Top public health leaders, physicians and scientists from the U.S. and Brazil discussed the ongoing research and study of the Zika virus in a packed ballroom in the Shalala Student Center on Wednesday.
The experts discussed at length the latest public health and ethical implications of scientific findings into the outbreak of the virus, which was declared an international public health emergency by the World Health Organization on February 1. The event registered about 240 visitors beforehand and 100 on site, according to the registration staff. The Miller School of Medicine presented the forum with the UHealth system.
Dr. Esper Kallas, who was born in Brazil, the country where the outbreak first started, spoke about the aggressive Aedes aegypti mosquito, the main viral transmitter of the Zika virus. Kallas is an infectious disease specialist and a professor of medicine at the University of Sao Paulo, Brazil.
“It is very well adapted to urban areas where it can multiply rapidly in waters. This mosquito is fiercer than anything we have seen. It’s present almost everywhere,” Kallas said.
Dr. Kallas also spoke about one of the main causes of the Zika virus that has gripped the country: microcephaly, a condition in which infected pregnant women give birth to babies with unusually small heads and often damaged brains.
“Many people saw severe brain defects in newborns, where there can be inflammation in the brain, causing the skin of the head to collapse inwards,” Kallas said.
Kallas also spoke about what his country has gone through over the past few months.
“This epidemic has reached to the press; every day, someone is discussing about this virus. It is a good time to talk about science but we are struggling to communicate to the public what is really behind this epidemic,” Kallas said.
The surge of microcephaly started in the northeast region of Brazil. Kallas provided statistics showing that there were 907 confirmed microcephaly cases in 19 states of Brazil, with 79 percent of cases and 198 deaths coming from the northeast region.
Dr. John Beier, director of Environment and Public Health Sciences at the Miller School of Medicine, has researched the ecology and control of vector-borne diseases, including malaria and dengue. He said residents of Miami should take precautions because the virus-carrying mosquito resides in the city.
“I have Aedes aegypti in my backyard. Here in Miami, we are in a hot zone for mosquitoes,” Dr. Beier said. “Miami has a big red circle and if Zika were to come, it would come through South Florida. This is an Aedas problem, they adapt to their environment … We clean up the environment, give sanitation and access to water and drainage, we would not be having this problem today.”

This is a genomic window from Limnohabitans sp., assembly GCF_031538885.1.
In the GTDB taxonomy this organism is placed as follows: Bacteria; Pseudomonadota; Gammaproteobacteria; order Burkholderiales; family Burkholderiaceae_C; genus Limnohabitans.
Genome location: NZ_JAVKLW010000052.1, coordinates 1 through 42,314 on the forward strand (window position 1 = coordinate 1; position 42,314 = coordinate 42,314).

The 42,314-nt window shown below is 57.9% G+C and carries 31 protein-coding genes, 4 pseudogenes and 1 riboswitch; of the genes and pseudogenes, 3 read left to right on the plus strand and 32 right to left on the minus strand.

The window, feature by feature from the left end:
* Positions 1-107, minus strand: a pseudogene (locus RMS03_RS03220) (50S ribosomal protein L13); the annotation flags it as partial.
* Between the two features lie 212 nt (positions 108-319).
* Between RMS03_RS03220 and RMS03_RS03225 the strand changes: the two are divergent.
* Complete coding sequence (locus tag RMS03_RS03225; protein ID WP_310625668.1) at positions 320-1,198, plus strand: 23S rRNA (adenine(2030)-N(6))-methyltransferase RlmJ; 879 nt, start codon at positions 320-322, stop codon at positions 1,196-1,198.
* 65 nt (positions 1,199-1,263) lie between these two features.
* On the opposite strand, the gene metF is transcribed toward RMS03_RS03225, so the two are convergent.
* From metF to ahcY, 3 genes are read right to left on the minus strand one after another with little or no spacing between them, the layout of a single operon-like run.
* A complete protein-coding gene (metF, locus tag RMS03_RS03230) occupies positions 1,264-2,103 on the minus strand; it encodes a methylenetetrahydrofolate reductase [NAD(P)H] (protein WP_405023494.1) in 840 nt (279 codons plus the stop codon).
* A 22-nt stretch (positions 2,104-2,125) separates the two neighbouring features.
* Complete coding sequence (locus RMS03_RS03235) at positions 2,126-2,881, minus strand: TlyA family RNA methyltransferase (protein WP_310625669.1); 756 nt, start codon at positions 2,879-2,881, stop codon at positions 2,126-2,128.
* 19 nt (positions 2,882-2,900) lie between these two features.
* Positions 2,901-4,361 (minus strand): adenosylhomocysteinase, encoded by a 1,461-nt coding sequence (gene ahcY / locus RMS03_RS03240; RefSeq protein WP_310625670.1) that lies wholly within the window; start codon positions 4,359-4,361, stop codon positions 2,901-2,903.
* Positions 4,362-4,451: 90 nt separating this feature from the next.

Summer is a time when mosquito populations multiply, increasing the likelihood that Florida could be the door for the virus to enter.
“The Olympics will be held in Brazil and that will be a challenge. A lot of those travelers will come back to South Florida in the summer and there may be a storm. The virus may be brought back,” Beier said.
Despite the reality of the threat, Dr. Anna Likos, the Florida Department of Health state epidemiologist, said that the virus hadn’t reached Florida’s shores yet.
“As of Monday, March 23, we have had no cases of local transmission of Zika virus in Florida,” Likos said.
She says, however, that “71 cases of Zika-fever cases” have been present in 12 counties across South Florida, with Miami-Dade having the most at 45 percent. Yet none have been confirmed as the Zika virus. Likos stressed community preparedness to prevent the virus from spreading.
“Our partnership, working with the community such as asking people to use repellents, put up door hangers,” Likos said. “I very much believe this is due to our excellent collaboration with mosquito control … We do have a jump on Zika.”
The Florida Department of Health created three steps to seek treatment for Zika: identify, test and report.
Identifying Zika is done by asking if the person has traveled to areas with the virus activity, if they became ill while traveling or if, during the two weeks after their return, they reported two of the following symptoms: fever, rash, joint pain or conjunctivitis, commonly known as pinkeye.
Second, a Zika virus test must be ordered if someone with identifying symptoms is pregnant, with the possibility of performing an ultrasound to determine if microcephaly is present in the fetus.
Lastly, report any suspected Zika or dengue cases to the local health office immediately to ensure appropriate confirmatory testing and mosquito control to ensure that the virus can be contained.
Dr. Kenneth Goodman, founder and director of the Miller School of Medicine’s Institute for Bioethics and Health Policy, said in his closing remarks that the event showed how the health community could come together for the greater good.
“We’ve got colleagues here from Brazil, from Cuba, from Canada, and it doesn’t happen very often,” Goodman said. “It’s an example of what a community does when we identify something that is both intellectually compelling and [concerns] the health of our population, and so I’m excited that we’re collectively able to rise to that occasion. It’s a real treat to be able to do that.”
William Riggin contributed to this report.